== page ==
Then had to run an erratum correcting “in the world” to “in South America” or “in Latin America,” I forget which now.
The CVM, Brazil’s securities regulator, is notably interested in trying to get a handle on rumor mills, disinformation campaigns, and the general employment of noise machinery to clog the gears of the free and efficient operation of the capital markets with baffling bullshit.
The CVM questioned the exchange about remarks to the press on the matter, and the exchange replied on January 18.
I mostly reproduce it as an exercise in evaluating the quality of newsflow in translation, which is kind of my thing these days (I am doing some modest consulting on this topic these days for the New York office of an investor relations agency that specializes in Tupi public companies.)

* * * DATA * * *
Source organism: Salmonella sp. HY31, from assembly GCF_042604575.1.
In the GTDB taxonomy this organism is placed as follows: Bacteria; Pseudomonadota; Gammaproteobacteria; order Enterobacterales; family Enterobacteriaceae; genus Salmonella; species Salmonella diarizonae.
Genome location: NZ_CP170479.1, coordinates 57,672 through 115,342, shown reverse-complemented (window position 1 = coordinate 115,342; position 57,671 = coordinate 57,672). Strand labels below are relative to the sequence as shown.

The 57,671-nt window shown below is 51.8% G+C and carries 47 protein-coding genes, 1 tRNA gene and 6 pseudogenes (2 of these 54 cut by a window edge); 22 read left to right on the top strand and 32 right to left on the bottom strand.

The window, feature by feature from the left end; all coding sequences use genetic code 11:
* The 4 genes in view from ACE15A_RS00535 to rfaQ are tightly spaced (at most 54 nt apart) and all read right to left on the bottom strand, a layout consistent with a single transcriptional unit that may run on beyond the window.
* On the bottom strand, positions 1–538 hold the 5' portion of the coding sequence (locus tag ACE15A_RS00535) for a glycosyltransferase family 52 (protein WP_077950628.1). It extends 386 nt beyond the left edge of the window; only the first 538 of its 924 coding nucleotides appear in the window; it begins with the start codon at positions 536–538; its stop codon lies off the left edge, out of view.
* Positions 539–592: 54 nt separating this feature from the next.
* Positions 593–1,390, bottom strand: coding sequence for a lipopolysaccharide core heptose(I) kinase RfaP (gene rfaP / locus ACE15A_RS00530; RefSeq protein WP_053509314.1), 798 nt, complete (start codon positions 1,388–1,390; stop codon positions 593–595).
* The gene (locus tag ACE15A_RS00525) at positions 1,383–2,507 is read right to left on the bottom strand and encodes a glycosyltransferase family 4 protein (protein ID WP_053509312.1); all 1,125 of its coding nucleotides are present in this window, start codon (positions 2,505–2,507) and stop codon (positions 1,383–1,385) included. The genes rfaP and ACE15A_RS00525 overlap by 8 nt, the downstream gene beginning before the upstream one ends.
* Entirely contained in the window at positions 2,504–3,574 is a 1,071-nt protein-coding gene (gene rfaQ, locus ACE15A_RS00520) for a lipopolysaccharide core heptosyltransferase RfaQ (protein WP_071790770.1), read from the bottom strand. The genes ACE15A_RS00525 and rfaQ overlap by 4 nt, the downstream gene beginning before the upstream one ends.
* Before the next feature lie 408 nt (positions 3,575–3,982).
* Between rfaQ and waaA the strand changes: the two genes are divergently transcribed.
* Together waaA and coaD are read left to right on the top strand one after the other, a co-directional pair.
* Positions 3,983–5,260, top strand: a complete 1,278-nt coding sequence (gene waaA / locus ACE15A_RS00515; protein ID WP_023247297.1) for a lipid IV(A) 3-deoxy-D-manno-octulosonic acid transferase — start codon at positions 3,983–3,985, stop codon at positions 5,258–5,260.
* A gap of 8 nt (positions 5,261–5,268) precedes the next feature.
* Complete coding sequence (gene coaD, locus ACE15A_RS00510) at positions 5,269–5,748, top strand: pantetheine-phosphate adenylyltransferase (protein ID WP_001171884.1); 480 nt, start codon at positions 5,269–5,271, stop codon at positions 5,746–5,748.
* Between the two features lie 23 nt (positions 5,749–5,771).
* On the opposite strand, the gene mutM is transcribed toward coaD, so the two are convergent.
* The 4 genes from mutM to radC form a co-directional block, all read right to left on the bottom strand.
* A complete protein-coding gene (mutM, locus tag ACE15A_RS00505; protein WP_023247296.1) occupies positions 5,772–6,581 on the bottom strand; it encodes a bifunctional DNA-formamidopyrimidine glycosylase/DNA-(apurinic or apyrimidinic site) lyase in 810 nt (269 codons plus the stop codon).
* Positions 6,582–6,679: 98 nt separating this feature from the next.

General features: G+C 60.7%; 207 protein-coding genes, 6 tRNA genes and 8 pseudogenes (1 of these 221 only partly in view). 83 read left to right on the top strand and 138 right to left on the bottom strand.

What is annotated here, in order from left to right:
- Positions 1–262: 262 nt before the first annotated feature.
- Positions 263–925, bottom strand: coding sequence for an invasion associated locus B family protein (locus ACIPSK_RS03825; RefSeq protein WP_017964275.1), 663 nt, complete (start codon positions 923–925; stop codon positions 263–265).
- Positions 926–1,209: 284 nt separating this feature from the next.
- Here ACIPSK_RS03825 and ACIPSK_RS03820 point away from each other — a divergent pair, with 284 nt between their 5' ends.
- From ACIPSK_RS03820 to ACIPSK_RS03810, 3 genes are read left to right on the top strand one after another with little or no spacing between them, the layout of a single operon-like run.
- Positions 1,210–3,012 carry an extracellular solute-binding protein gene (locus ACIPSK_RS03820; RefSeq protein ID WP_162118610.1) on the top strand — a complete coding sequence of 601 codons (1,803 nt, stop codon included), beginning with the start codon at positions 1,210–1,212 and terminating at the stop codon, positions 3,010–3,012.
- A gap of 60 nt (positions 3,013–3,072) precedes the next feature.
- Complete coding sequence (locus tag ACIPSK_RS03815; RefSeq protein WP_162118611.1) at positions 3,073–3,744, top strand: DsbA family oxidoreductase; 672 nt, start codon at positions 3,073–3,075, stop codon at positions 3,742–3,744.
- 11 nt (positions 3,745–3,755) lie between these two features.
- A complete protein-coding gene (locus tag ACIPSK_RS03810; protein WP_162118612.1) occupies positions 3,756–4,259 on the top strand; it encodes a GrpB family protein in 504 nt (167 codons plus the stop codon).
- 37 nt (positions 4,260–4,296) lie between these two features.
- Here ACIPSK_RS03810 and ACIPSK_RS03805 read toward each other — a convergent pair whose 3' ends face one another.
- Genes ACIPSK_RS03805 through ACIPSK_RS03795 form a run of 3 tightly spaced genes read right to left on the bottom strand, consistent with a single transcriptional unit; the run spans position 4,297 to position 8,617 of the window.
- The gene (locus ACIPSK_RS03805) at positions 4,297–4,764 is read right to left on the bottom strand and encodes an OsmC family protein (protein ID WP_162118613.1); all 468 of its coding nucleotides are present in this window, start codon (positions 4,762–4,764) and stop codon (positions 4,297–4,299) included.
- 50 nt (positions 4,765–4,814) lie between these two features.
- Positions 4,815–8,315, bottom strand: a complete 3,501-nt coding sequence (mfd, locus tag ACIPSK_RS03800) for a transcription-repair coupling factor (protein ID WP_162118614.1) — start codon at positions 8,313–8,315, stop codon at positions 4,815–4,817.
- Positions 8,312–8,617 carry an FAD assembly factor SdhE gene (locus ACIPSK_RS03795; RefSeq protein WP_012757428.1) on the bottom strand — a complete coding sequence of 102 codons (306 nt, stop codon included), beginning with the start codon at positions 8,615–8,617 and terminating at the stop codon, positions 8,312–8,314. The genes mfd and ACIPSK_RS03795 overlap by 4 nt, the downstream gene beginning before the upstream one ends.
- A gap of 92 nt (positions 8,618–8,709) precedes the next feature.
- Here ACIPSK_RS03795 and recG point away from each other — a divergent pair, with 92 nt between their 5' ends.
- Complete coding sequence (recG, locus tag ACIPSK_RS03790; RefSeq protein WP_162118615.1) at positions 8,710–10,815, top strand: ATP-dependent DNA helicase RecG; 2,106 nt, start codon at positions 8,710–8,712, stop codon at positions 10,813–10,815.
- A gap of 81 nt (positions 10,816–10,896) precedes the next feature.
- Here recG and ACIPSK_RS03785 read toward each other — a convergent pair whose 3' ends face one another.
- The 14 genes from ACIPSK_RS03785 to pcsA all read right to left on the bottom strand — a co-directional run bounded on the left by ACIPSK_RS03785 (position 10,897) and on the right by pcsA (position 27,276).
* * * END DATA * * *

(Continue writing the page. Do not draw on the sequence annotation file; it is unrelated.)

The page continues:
Just to make it clear: I do not have any information at all on the substance of the matter in question, and I most certainly would not be telling tales out of school about it even if I did.
Verdict: Not too bad.
We acknowledge receipt and thank you for your referenced [?] letter. In answer to your
query[inquiry], we inform you that the headline of the news report published in the January 16, 2008 edition of newspaper Valor Econômico , issue of January 16, 2008, which was worded[read] “Fusão Bovespa-BM&F faz sentido, diz Gilberto Mifano” (“ MergerBovespa _-BM&F merger makes sense, says Gilberto Mifano”), is not an accurate quotequotation of anything the undersigned Gilberto Mifano told the newspaper reporter when he was interviewed [in his capacity?] as chief executive officer of Bovespa Holding S.A.